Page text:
Once upon a time when I was in college, I met a fine, well-built, and handsome fellow. We discovered that his mother and mine taught Religious Ed together years before. They'd remained friends. He and I also became friends and shared a fondness for going out for lunch, discussing politics, and goofing on various professors.
We took a fiction writing workshop together, and I could always count on him to give me an honest (sometimes blistering) opinion on one of my characters, or their behavior (let's put it this way, they didn't believe in the double standard. I learned later that my friend hadn't been sexist; he just didn't believe that people should carry on as if life was a giant episode of Grey's Anatomy).
Our fiction workshop included a man who once served as Editor-in-Chief of the school newspaper and had publicly drawn and quartered me over a piece I'd written lampooning celebrity culture. As this former editor earnestly read his latest story to our class, my friend muttered, "I can see Scatman Crothers playing that role."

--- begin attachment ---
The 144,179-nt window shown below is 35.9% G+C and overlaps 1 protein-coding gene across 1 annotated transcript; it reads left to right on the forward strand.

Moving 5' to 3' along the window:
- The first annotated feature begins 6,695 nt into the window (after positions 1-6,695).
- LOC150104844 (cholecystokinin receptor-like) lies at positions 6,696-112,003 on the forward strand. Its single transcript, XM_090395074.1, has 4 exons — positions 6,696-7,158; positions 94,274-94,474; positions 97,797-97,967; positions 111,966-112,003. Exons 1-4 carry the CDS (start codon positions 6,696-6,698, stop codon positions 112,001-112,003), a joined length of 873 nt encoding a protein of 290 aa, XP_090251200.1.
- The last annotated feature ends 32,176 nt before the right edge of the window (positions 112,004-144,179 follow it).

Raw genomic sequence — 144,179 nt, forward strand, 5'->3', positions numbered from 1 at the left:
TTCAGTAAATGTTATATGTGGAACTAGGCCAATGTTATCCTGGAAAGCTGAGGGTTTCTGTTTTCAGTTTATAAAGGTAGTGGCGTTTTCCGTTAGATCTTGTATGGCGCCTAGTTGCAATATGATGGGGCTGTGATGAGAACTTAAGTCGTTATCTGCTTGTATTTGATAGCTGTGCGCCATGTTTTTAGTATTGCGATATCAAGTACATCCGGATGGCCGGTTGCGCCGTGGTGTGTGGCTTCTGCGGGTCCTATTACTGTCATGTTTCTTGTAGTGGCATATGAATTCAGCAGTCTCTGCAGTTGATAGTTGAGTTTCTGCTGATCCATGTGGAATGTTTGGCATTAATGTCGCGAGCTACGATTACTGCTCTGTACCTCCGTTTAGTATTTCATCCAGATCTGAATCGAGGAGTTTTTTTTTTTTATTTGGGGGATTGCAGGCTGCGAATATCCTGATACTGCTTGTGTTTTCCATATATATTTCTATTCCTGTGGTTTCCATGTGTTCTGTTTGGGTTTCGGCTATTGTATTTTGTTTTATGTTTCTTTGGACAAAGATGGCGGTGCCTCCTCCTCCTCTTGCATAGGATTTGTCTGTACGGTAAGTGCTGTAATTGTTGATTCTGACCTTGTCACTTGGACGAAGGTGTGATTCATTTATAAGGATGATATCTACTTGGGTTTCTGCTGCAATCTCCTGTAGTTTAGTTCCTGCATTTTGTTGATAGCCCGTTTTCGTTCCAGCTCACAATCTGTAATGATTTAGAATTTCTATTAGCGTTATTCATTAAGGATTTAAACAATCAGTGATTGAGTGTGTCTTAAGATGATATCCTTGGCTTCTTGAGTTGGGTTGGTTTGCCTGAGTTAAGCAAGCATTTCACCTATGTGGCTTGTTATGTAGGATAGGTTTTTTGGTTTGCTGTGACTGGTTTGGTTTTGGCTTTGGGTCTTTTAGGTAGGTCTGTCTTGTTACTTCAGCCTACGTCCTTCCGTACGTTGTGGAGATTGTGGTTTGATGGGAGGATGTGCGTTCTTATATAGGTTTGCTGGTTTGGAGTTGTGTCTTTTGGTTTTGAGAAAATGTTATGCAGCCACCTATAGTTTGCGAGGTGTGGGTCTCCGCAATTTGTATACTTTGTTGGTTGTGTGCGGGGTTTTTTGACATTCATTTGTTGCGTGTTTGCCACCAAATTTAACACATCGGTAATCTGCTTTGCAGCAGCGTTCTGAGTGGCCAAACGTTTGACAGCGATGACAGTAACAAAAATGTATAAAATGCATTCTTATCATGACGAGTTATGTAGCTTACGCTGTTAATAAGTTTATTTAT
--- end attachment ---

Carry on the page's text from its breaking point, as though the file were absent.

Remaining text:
This resulted in shoulder-quaking hysteria. We could not stop cackling and snorting and hooting to save our lives, which earned us sharp looks from both the editor and our esteemed professor, William S. Wilson, III (recipient of a Best American Short Stories award in 1975 and the author of Why I Don't Write Like Franz Kafka).
Since then, my friend and I have kept in touch loosely. No romance ever existed between us, and we've since married other people. Yesterday, he responded to my email wishing him a happy birthday by saying he'd recently passed the bar. Fourteen months ago, he and his wife adopted not one--or two--but three girls ranging in age from eight to 10 from Russia.
He attached photos from their baptism, which took place last month.
When women tell me that decent men don't exist, I always think of this guy. He was funny, handsome, smart, and definitely decent. If he exists, surely others like him exist, as well.